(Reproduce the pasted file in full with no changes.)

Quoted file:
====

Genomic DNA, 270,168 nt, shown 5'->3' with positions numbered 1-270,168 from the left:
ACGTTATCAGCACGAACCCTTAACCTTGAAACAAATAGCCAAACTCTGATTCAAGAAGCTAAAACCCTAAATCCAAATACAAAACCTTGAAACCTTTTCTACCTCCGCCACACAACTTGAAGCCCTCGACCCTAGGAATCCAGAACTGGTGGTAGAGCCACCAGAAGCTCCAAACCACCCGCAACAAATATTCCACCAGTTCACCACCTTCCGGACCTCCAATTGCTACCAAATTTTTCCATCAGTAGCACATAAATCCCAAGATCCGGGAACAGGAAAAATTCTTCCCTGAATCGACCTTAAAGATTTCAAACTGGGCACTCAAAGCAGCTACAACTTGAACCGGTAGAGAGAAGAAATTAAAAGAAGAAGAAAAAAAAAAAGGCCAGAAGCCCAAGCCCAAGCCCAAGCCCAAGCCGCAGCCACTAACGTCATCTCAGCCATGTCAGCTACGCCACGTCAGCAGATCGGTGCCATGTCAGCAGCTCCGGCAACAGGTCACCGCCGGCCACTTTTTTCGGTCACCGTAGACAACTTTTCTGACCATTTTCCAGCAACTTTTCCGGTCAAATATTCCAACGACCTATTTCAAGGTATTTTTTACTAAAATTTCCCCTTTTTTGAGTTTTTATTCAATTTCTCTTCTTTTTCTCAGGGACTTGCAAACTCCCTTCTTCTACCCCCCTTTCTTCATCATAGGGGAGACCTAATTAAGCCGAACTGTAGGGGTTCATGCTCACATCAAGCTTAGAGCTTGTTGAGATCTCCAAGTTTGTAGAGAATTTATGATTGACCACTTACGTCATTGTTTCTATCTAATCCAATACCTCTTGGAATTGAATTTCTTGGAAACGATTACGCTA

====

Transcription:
Genomic DNA, 270,168 nt, shown 5'->3' with positions numbered 1-270,168 from the left:
ACGTTATCAGCACGAACCCTTAACCTTGAAACAAATAGCCAAACTCTGATTCAAGAAGCTAAAACCCTAAATCCAAATACAAAACCTTGAAACCTTTTCTACCTCCGCCACACAACTTGAAGCCCTCGACCCTAGGAATCCAGAACTGGTGGTAGAGCCACCAGAAGCTCCAAACCACCCGCAACAAATATTCCACCAGTTCACCACCTTCCGGACCTCCAATTGCTACCAAATTTTTCCATCAGTAGCACATAAATCCCAAGATCCGGGAACAGGAAAAATTCTTCCCTGAATCGACCTTAAAGATTTCAAACTGGGCACTCAAAGCAGCTACAACTTGAACCGGTAGAGAGAAGAAATTAAAAGAAGAAGAAAAAAAAAAAGGCCAGAAGCCCAAGCCCAAGCCCAAGCCCAAGCCGCAGCCACTAACGTCATCTCAGCCATGTCAGCTACGCCACGTCAGCAGATCGGTGCCATGTCAGCAGCTCCGGCAACAGGTCACCGCCGGCCACTTTTTTCGGTCACCGTAGACAACTTTTCTGACCATTTTCCAGCAACTTTTCCGGTCAAATATTCCAACGACCTATTTCAAGGTATTTTTTACTAAAATTTCCCCTTTTTTGAGTTTTTATTCAATTTCTCTTCTTTTTCTCAGGGACTTGCAAACTCCCTTCTTCTACCCCCCTTTCTTCATCATAGGGGAGACCTAATTAAGCCGAACTGTAGGGGTTCATGCTCACATCAAGCTTAGAGCTTGTTGAGATCTCCAAGTTTGTAGAGAATTTATGATTGACCACTTACGTCATTGTTTCTATCTAATCCAATACCTCTTGGAATTGAATTTCTTGGAAACGATTACGCTA